Handle a < 0 ?
The problem is perfectly well defined for a < 0, but many of the implementations (e.g. the C version and translations thereof) do not handle this case correctly. Is this a bug in the implementations or in the problem specification.
— Steven G. Johnson (talk) 16:38, 14 November 2013 (UTC)
- It seems to be neither Steven. You don't have to consider a < 0 to answer the example given in the task description. --Paddy3118 (talk) 16:45, 14 November 2013 (UTC)
Under-tested cosmetic edits made to the task page at 19:16, 15 July 2016, including the injection of spaces around expressions in <math> tags, have left the task description formulae completely invisible to all browsers which display the graphic file version of formulae rather than processing the MathML (this is, in fact, the majority of browsers). The MediaWiki processor does not currently expect such spaces, and generates syntactically ill-formed HTML if they are introduced. Other aspects of these cosmetic edits may further compound the problem. Hout (talk) 21:17, 22 September 2016 (UTC)
Removed Paddy's message requiring normalisation to 'good Python style'
As with any other language, what constitutes 'good' in Python (beyond correct results) is entirely a function of what we are optimising for. The alternative draft which Paddy would like to censor optimises for reliability and high code reuse. 'Good' Python is *not* coextensive with the 'Pythonic' or 'Guidonic' style of Python's BDFL period – now past and outgrown. As we recently saw in Paddy's example draft for a new task, it is very easy to write highly 'Pythonic' Python which is clearly 'bad', in the simple sense that it returns an incorrect result.
Python is already a very useful language, now dwarfed in its scale, as a project, by the extraordinary number of excellent libraries which have been built around it, and which now constitute a major public resource. As a self-declaredly 'multi-paradigm' language, the core of which did gain some useful coherence from the BDFL period, Python nevertheless retains a severe limp and some real scar tissue from that period. Guido's energies, and the quality of his analysis, were very unevenly divided between the imperative and functional modes of the multi-paradigm spectrum.
Detailed and technically resourceful on 'for loops', his reasoning on functional code consisted of slightly somatic and regressive references to lemon juice and 'things that don't interest me'. In explaining his failed attempt to remove 'reduce' from the language, against the grain of the Python community's needs, he appealed, rather petulantly, to his own personal need to use pencil and paper when thinking reductions through – he had clearly never taken the time to get his head around the notion of a fold – a deeply universal and expressive structure which underlies most computation.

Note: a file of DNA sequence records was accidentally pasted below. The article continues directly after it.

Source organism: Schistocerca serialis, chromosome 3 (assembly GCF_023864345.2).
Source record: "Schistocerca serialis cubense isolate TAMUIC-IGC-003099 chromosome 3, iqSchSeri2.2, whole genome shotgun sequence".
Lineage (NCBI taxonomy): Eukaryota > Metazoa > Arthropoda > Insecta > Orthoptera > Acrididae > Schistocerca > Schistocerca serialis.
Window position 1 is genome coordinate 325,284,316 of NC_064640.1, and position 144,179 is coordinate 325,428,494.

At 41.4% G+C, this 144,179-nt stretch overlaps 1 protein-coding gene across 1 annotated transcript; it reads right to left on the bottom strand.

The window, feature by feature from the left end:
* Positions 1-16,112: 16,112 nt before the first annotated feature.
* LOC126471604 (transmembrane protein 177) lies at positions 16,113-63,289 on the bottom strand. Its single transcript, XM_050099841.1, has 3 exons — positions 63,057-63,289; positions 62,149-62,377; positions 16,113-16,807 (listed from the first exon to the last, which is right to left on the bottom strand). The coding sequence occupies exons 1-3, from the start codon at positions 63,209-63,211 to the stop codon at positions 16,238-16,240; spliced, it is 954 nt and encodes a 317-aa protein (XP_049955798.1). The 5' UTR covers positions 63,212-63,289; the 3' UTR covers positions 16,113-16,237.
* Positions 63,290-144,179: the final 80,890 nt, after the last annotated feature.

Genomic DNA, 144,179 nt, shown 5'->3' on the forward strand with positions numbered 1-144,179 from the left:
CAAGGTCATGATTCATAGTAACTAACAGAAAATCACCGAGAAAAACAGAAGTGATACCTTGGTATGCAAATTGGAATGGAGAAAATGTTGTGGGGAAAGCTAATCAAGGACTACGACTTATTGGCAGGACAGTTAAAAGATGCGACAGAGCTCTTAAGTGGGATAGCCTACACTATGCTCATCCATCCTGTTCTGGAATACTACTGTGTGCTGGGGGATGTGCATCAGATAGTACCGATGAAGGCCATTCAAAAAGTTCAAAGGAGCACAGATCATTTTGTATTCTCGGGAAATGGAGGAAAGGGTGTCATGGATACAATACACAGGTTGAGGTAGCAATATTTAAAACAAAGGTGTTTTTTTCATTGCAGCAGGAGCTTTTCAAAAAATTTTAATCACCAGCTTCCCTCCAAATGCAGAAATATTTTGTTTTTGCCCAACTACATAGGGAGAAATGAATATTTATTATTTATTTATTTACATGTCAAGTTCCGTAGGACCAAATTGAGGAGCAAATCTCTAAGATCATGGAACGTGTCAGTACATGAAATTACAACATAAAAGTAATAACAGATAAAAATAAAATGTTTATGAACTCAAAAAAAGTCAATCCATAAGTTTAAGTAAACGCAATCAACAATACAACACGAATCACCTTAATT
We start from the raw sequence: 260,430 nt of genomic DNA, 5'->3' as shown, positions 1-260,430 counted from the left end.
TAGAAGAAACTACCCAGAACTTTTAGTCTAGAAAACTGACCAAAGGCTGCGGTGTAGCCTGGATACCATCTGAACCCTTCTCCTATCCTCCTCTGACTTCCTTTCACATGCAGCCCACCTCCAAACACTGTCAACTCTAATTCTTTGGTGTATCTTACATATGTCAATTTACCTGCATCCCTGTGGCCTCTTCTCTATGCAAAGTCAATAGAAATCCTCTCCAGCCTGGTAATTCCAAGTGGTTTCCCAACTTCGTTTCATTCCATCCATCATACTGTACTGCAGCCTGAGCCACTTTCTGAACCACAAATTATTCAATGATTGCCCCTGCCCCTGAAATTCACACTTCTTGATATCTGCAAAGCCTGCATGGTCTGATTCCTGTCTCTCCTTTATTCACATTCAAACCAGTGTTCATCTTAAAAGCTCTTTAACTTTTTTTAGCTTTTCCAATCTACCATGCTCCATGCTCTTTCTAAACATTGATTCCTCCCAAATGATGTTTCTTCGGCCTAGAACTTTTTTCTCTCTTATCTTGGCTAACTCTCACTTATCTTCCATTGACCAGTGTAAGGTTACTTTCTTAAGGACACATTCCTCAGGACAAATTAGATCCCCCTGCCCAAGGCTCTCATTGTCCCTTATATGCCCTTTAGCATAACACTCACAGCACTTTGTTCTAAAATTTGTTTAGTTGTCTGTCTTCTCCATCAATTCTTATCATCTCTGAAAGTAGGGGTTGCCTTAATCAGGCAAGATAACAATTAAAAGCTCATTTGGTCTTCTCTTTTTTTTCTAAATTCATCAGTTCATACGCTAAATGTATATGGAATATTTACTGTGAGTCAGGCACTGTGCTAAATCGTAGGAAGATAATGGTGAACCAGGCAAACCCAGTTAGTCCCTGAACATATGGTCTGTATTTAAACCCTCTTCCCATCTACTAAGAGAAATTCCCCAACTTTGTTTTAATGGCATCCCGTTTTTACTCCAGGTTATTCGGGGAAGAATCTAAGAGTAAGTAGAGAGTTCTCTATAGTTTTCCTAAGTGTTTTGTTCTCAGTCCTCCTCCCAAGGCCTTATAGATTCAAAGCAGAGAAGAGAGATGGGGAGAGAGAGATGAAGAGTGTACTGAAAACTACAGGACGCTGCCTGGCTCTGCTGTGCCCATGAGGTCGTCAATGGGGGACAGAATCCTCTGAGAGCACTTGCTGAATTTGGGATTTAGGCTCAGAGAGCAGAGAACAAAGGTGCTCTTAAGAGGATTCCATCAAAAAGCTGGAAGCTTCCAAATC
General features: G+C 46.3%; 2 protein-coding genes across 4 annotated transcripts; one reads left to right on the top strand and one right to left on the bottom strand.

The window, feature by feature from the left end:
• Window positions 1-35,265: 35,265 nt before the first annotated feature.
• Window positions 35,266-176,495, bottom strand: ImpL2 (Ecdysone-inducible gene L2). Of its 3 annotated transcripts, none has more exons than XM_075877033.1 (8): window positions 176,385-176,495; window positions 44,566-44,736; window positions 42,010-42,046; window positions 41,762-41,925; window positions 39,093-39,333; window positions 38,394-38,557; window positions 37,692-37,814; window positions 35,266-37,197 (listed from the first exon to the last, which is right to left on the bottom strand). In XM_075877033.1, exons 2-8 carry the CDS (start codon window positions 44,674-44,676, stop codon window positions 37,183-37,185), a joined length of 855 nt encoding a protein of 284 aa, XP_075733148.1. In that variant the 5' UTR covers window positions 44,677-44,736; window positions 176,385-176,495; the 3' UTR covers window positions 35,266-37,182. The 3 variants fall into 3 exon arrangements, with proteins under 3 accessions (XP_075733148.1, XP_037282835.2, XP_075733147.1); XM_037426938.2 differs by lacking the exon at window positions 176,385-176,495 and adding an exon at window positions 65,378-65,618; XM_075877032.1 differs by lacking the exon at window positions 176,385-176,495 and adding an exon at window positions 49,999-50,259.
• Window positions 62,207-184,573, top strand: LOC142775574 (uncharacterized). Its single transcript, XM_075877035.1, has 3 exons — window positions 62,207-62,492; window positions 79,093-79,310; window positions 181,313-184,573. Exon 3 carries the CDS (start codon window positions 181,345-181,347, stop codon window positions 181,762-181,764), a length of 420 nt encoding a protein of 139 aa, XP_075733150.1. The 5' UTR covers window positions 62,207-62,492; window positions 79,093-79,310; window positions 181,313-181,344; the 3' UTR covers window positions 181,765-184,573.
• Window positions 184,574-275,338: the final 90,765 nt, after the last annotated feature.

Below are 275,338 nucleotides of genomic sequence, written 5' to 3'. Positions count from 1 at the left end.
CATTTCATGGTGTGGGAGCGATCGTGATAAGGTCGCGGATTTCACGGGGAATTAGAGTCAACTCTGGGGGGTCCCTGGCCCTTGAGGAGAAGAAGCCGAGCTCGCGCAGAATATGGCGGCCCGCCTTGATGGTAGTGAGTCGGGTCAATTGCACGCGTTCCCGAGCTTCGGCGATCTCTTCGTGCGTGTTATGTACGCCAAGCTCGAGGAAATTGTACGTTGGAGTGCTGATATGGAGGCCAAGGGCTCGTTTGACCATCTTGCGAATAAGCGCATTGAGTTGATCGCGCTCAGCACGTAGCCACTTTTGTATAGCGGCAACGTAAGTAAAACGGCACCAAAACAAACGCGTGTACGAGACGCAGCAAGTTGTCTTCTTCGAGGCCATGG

The badness (failure to produce a correct result) of Paddy's scrupulously 'Pythonic' example for his recent new task, arose *precisely* because it was written *within* the Pythonic/Guidonic imperative tradition, with all the excessive complexity of undermodelled states which value mutations and indisciplined loop breaks are heir to.
Now that Python has matured, and outgrown its BDFL infancy, that scar tissue can begin to heal (`reduce` will in time emerge from the purdah of `functools`, to which the dictator truculently relegated it when the Python developer community would not let him trash it) and the huge community of Python library users can begin to be better served by a genuinely multi-paradigm and less damagingly limping corpus of Python use.
Functional code optimises more for correctness, speed of assembly, degree of code reuse, and ease of refactoring, than for compression of time and space. That may well make it 'bad' for some contexts and projects, but it also makes it excellent, and clearly preferable, for others. 'Pythonic' and good are *very* far from being natural synonyms, and there is room on Rosetta Code for Python code which explores both main areas of the multi-paradigm space, and is optimised for various different contexts. 'Good' code above all returns correct results, and is well optimised for a particular organisational context. Bad code, and incorrect results, are not *in any way* redeemed by being loyally 'Pythonic' or 'Guidonic'. That mould has now broken. The young Python has broken its shell and emerged from its egg. A cause for celebration. Don't try to sellotape it back into the fragments. Hout (talk) 22:21, 25 October 2018 (UTC)